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News In Brief

By Robert Kilborn and Lance Carden / December 3, 1999



Self-rule powers were transferred to the joint Protestant-Catholic administration of Northern Ireland by the British government, and all claims to the province were formally renounced by its southern neighbor. In Dublin, the Republic of Ireland Cabinet approved new constitutional language abandoning the territorial claim, a gesture aimed at calming the fears of Protestants that they'd be forced into a united Ireland. A third development, discussions on surrender of weapons by the Irish Republican Army, were expected to open with Northern Ireland's disarmament commission.

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The OK to use force in suppressing the independence movement in Aceh province was given to Indonesia's military by new President Abdurrahman Wahid, official news reports said. And tomorrow, the 23rd anniversary of the movement, anyone caught lowering the Indonesian flag will be shot on sight, the commander of government troops there said. But Col. Syarifuddin Tippe also predicted that the anniversary would pass peacefully.

The political wing of the Basque separatist movement in Spain joined silent vigils against the possibility of renewed violence as soon as tomorrow. But Herri Batasuna leaders stood apart from other demonstrators and said they weren't protesting against the ETA guerrillas who announced an end to their unilateral truce, effective today. Instead, they said, they were sending a message to the Spanish government that lasting peace could come only when Basques were granted self-determination. Since halting the 14-month cease-fire, ETA has issued no other communiques.

Spokesmen for the Palestinian Authority refused to comment on a legislator's claim that at least one of the three men who shot him was a security policeman. Moawya al-Masri was wounded in one leg. He's one of nine members of the Palestine Legislative Council who signed a petition accusing authority President Yasser Arafat and his Cabinet of corruption. The council voted to censure the dissidents and "monitor" their behavior - a possible hint that their immunity from arrest would be lifted. But al-Masri said he would not retract his signature.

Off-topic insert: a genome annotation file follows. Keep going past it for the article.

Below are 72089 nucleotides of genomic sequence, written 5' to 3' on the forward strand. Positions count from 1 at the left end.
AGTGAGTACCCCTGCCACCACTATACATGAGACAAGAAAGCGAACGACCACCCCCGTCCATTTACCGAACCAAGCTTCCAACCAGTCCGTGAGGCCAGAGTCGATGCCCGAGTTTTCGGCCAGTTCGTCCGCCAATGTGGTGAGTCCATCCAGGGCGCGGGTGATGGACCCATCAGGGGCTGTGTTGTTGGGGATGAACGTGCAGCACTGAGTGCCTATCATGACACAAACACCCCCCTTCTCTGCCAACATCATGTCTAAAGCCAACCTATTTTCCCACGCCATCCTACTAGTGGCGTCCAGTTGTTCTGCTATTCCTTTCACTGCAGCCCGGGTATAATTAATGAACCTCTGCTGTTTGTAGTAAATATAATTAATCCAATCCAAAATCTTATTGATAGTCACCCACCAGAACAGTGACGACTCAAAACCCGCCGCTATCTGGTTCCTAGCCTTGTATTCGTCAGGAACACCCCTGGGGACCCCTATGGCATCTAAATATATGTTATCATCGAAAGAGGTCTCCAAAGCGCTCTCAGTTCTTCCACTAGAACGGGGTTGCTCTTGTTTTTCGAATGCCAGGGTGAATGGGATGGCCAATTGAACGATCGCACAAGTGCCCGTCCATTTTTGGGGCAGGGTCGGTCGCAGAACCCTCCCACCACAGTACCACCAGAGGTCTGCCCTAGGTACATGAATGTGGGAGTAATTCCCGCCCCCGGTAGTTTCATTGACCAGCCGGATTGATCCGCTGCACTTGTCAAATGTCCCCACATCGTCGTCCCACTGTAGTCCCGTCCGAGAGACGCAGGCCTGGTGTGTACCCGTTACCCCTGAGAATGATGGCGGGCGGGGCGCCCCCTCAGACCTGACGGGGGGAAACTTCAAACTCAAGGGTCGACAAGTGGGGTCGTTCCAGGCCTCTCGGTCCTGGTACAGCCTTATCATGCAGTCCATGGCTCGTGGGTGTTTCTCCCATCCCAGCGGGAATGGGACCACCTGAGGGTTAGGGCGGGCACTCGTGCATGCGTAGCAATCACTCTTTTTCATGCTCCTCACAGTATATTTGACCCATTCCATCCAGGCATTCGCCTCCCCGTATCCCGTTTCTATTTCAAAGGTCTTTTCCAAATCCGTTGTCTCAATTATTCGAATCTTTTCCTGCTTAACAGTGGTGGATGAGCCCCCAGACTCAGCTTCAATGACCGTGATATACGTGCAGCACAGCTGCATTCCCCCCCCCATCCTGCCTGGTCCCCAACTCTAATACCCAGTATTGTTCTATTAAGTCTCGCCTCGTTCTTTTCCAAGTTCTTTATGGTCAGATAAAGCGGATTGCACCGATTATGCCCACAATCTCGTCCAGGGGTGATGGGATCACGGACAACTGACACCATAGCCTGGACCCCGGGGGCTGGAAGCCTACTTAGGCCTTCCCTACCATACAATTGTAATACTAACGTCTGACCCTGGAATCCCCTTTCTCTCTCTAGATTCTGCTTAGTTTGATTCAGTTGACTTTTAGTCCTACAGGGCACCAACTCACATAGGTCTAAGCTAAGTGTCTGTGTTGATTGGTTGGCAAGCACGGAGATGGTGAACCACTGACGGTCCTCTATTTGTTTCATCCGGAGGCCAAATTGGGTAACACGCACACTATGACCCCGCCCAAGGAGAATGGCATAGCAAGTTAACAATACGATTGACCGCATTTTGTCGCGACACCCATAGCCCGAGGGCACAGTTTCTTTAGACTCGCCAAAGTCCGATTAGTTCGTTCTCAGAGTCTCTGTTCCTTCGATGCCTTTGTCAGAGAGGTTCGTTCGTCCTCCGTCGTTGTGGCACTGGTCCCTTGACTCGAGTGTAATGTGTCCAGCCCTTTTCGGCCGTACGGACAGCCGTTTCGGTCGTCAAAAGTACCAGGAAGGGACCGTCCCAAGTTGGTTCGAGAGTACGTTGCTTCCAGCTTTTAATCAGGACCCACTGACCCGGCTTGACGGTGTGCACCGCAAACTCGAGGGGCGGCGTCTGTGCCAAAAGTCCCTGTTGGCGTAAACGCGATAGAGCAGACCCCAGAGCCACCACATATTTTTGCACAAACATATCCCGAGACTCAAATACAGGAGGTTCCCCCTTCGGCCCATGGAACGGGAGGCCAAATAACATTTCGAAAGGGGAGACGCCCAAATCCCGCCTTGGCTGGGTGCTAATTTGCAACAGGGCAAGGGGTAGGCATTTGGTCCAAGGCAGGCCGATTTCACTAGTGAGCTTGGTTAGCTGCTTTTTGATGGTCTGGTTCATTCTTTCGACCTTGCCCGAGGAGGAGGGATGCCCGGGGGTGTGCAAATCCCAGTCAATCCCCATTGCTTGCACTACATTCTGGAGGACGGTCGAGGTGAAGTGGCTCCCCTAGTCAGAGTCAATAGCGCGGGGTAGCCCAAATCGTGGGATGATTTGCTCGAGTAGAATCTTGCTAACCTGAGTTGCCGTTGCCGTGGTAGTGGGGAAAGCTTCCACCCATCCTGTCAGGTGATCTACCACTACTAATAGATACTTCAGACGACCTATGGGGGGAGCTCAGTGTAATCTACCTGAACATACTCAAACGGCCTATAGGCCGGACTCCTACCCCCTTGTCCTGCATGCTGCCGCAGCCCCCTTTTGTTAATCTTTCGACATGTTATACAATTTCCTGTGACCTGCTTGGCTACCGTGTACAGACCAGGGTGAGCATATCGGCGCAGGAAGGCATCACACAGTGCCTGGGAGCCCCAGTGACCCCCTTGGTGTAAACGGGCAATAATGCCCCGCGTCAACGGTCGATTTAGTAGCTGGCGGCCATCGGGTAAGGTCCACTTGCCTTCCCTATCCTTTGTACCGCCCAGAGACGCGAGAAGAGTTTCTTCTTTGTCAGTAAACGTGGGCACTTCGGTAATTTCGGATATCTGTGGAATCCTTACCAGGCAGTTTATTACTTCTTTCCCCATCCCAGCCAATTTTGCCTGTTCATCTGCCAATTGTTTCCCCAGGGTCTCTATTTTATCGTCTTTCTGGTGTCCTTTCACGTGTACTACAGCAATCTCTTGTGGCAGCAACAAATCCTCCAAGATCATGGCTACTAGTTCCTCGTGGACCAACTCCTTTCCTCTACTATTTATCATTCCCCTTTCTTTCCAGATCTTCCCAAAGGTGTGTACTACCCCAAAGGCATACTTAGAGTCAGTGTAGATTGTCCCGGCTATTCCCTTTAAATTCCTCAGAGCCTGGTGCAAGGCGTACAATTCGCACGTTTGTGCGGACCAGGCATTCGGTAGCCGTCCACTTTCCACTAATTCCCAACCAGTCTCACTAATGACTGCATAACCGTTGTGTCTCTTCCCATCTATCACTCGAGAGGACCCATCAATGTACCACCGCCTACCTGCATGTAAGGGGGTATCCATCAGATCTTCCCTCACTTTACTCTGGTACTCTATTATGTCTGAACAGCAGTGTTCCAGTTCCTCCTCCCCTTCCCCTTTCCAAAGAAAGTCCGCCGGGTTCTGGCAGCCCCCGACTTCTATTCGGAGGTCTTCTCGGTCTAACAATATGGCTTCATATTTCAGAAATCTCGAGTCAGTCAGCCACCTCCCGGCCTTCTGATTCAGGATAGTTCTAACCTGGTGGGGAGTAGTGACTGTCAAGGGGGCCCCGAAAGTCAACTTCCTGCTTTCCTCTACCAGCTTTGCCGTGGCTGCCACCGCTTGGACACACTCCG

Rebel forces were shelling an estimated 2,000 trapped Zimbabwean troops at an airfield in northwestern Congo in what foreign diplomats said indicated a "worrisome major offensive" in the country's renewed civil war. Soldiers loyal to President Laurent Kabila were reported in a heavy assault on the rebels' rear to try to free the Zimbabweans, sent to help defend his regime. Elsewhere, Congo's interior minister said UNITA rebel units from Angola were streaming across the border. It wasn't clear whether they'd join the anti-Kabila effort or use Congolese territory to launch attacks back into Angola.

Investigators were looking into why a transcontinental express favored by tourists was stopped on the tracks when a packed commuter train rammed it 34 miles west of Sydney, Australia. The express train was en route from Perth, 2,700 miles away, and was hidden by a blind curve when the crash occurred. At least 12 people died; dozens of others were injured.

(c) Copyright 1999. The Christian Science Publishing Society